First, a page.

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VR Training for Nursing Students

Virtual Reality Training for Newcastle University Nursing Students
Photo Credit: University of Newcastle

Nursing students at Australia’s University of Newcastle are getting a world-first virtual reality (VR) simulation training in conflict resolution.

As reported, the Conflict Resolution training VR program replicates a real-world emergency room and asks students to respond to a high-pressure mock scenario.

As part of the Bachelor of Nursing, students undertaking their mental health module are immersed via a VR headset.

Faced with ‘Angry Stan’, an avatar based on real-world interactions, users must remain calm and navigate a range of challenges to manage the situation.

About the Initiative

  • The program, a product of the collaboration between the School of Nursing and Midwifery and the University’s IT Services Innovation Team, is the first of its kind to respond to real-time biofeedback such as human heart rate.
  • Additionally, it gives second-year students a realistic insight into the clinical workplace where they can practise controlling their stress levels, manage conflict and build resilience in the classroom before entering the clinical environment.
  • Knowing how to effectively diffuse an escalating situation while keeping a clear head can make a life-changing difference in emergency care.
  • Emulating some of the challenges healthcare workers may face in their day-to-day job, Conflict Resolution is designed to develop resilience to ensure challenging situations can be managed.
  • It was imperative to develop an immersive training program in support of zero tolerance for violence against healthcare workers.
  • The training program allows students to practice dealing with these potential situations in a safe, repeatable and realistic environment.

Background of the Initiative

Mental health nursing is an incredibly rewarding career. However, it is an environment where emotions can run high with the possibility of encountering people who are having possibly the worst day of their lives.

Stan represents someone health workers may come face-to-face within an emergency environment. He is looking for his friend who has been brought in as a patient and is becoming increasingly agitated.

The task at hand is to assess the situation and respond to Stan’s questions in a way which puts him at ease, alongside balancing competing priorities, while also maintaining a steady heart rate.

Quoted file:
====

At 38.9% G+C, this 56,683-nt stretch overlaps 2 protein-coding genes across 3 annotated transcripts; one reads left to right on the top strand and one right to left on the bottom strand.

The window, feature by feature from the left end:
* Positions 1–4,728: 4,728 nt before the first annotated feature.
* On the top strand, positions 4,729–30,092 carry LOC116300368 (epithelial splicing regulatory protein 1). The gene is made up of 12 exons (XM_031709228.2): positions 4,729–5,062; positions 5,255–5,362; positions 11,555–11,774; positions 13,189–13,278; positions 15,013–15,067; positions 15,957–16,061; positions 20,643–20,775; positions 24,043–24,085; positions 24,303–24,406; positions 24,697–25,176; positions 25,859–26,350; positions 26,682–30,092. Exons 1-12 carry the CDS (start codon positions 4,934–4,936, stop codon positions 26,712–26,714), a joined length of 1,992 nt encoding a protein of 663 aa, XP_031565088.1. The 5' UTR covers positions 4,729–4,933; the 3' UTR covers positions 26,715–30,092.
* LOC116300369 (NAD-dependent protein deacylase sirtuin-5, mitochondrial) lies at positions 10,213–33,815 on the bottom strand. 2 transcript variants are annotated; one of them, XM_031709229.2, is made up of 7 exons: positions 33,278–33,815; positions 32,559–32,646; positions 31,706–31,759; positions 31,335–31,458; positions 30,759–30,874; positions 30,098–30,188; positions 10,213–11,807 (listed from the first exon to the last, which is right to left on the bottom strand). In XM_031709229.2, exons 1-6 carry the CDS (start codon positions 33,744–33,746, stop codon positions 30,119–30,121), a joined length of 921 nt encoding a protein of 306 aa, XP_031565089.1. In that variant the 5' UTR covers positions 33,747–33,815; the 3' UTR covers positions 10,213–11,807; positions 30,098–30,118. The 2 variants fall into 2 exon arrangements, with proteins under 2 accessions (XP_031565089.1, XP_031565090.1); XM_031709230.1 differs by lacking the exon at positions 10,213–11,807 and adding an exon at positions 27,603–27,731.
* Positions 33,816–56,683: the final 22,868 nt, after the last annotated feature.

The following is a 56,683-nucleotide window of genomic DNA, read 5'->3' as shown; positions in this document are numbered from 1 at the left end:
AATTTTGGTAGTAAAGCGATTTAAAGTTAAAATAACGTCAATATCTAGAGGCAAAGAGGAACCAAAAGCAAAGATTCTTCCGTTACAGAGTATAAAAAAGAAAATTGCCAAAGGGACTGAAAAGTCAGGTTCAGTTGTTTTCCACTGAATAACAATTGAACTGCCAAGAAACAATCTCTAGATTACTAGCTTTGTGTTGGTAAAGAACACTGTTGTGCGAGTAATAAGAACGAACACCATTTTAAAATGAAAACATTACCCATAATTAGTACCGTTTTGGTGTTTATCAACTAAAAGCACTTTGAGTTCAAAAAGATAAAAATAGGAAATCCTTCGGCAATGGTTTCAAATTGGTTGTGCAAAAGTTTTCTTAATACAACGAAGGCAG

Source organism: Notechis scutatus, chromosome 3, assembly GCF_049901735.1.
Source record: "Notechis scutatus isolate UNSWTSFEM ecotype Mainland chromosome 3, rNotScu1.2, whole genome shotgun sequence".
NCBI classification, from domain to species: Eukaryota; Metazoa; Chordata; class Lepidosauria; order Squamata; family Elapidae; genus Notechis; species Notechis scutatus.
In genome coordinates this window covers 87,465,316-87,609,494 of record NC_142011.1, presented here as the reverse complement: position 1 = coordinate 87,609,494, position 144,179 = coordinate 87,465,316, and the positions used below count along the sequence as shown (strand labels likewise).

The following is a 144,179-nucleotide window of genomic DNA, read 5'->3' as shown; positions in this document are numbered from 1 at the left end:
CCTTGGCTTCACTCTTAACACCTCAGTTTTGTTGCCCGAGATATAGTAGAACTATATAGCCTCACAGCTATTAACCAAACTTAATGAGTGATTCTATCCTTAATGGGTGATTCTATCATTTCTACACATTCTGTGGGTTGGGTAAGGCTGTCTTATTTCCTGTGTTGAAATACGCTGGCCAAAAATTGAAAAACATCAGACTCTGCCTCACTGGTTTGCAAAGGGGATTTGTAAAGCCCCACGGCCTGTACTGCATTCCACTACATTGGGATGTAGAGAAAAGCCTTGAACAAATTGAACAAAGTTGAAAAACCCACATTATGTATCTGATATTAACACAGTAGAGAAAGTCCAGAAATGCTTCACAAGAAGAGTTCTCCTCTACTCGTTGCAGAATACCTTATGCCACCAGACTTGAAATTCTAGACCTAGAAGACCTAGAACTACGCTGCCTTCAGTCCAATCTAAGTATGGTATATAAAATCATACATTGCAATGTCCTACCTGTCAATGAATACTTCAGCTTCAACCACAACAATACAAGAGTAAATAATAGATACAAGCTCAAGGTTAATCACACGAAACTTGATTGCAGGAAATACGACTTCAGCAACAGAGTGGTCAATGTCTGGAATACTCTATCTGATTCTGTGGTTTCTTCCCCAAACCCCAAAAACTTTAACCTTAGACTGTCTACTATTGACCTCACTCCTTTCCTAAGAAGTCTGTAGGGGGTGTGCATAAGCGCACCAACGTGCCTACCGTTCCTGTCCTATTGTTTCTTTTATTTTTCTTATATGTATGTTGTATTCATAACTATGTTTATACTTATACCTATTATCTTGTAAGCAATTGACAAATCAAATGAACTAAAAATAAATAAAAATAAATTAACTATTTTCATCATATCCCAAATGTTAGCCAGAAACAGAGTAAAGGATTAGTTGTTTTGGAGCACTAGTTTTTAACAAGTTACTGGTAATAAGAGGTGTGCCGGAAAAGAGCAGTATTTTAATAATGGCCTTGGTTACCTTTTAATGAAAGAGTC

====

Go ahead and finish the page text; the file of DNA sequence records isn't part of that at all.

The Role of Biofeedback in Learning and Teaching

Forging a reputation in VR, the University has developed an impressive portfolio of health-related training programs over the past few years.

Unlike previous programs, Conflict Resolution is the first to incorporate the users’ biofeedback, which is their heart rate.

The unique thing about the new program is that the user is totally immersed in the scenario so resilience can be built in a whole new way.

The qualitative and quantitative responses to the program actually help tailor education to individuals, which ensures a deeper teaching and learning experience.

Moving Ahead With Immersive Teaching

Student feedback shows that the ability to repeat a scenario in the classroom or in their own time off-site is extremely beneficial.

Looking at the bigger picture, the team is working towards ensuring the program would continue to be a valuable resource outside the higher education sector across the board.

Equipping employees with ways to maintain their mental health should be of paramount importance. Dealing with conflict in the workplace is not something that is exclusive to healthcare.

Moving forward, gender roles and environments within Conflict Resolution should be explored to make it applicable to people working across a range of industries.

The team responsible is comprised of Dr Donovan Jones, Professor Mike Hazelton, Ms Shanna Fealy, Ms Theressa Lavender and Ms Vendela Pento.

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